Erol Incedal secret terror trial guilty verdict revealed

Erol Incedal Image copyright Julia Quenzler

Law student Erol Incedal was found guilty in a terror trial partially held in secret of possessing a bomb-making document, it can now be reported.

Judge Mr Justice Nicol lifted an order he had made that prevented the media reporting last Tuesday's guilty verdict against 26-year-old Incedal.

The Old Bailey jury failed to reach a verdict on a charge of committing acts preparatory to terrorism.

Incedal, from London, provisionally faces a retrial on this charge.

He had denied all allegations against him.

The jury was discharged after it failed to reach a verdict on the second charge, which involved preparing an act of terrorism with others abroad.

His co-defendant, Mounir Rarmoul-Bouhadjar, 26, pleaded guilty before the trial began to possession of a bomb-making document identical to the one Incedal had.

During the trial, the Old Bailey had heard claims Incedal was considering an indiscriminate Mumbai-style terror attack and had an address for a property owned by ex-Prime Minister Tony Blair and his wife Cherie.

Secret evidence

Jurors had heard Incedal was stopped by police on 30 September last year on suspicion of driving too fast in his black Mercedes with no licence or insurance.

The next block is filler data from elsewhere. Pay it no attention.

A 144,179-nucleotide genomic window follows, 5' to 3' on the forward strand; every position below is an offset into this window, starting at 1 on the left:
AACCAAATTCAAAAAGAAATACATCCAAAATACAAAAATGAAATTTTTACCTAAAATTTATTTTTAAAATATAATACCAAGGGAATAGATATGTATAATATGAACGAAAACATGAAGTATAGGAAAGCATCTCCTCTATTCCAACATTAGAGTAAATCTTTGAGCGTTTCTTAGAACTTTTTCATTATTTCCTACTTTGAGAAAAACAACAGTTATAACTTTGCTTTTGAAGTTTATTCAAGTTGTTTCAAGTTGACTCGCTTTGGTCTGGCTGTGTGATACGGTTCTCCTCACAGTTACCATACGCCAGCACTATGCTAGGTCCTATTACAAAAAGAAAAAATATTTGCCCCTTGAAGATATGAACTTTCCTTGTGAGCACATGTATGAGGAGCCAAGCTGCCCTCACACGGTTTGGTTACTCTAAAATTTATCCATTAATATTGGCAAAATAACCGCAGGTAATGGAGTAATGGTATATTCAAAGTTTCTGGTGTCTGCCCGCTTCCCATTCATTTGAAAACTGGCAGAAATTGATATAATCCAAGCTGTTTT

Officers found a piece of paper in his car with the address of a property belonging to Mr and Mrs Blair.

A bug was planted in the car and Incedal was later monitored talking about a "Plan B".

On 13 October, Incedal was stopped in his car again and arrested on suspicion of being a terrorist.

Police searched his home in south London and found notes on a "Plan A".

In a second property near Paddington, central London, police found a laptop with apparently coded messages believed to be about a Mumbai-style attack and a Kalashnikov rifle, the court was told.

Police also found a photograph of a synagogue on his phone, along with an internet search history that included YouTube pages on the extremist group Islamic State.

Incedal denied planning an attack. He admitted possessing a memory card that contained a bomb-making document, but said he had a reasonable excuse for it.

The majority of the trial was heard behind closed doors. Some evidence was heard completely in secret, some with accredited journalists who could not report on proceedings and some in open court.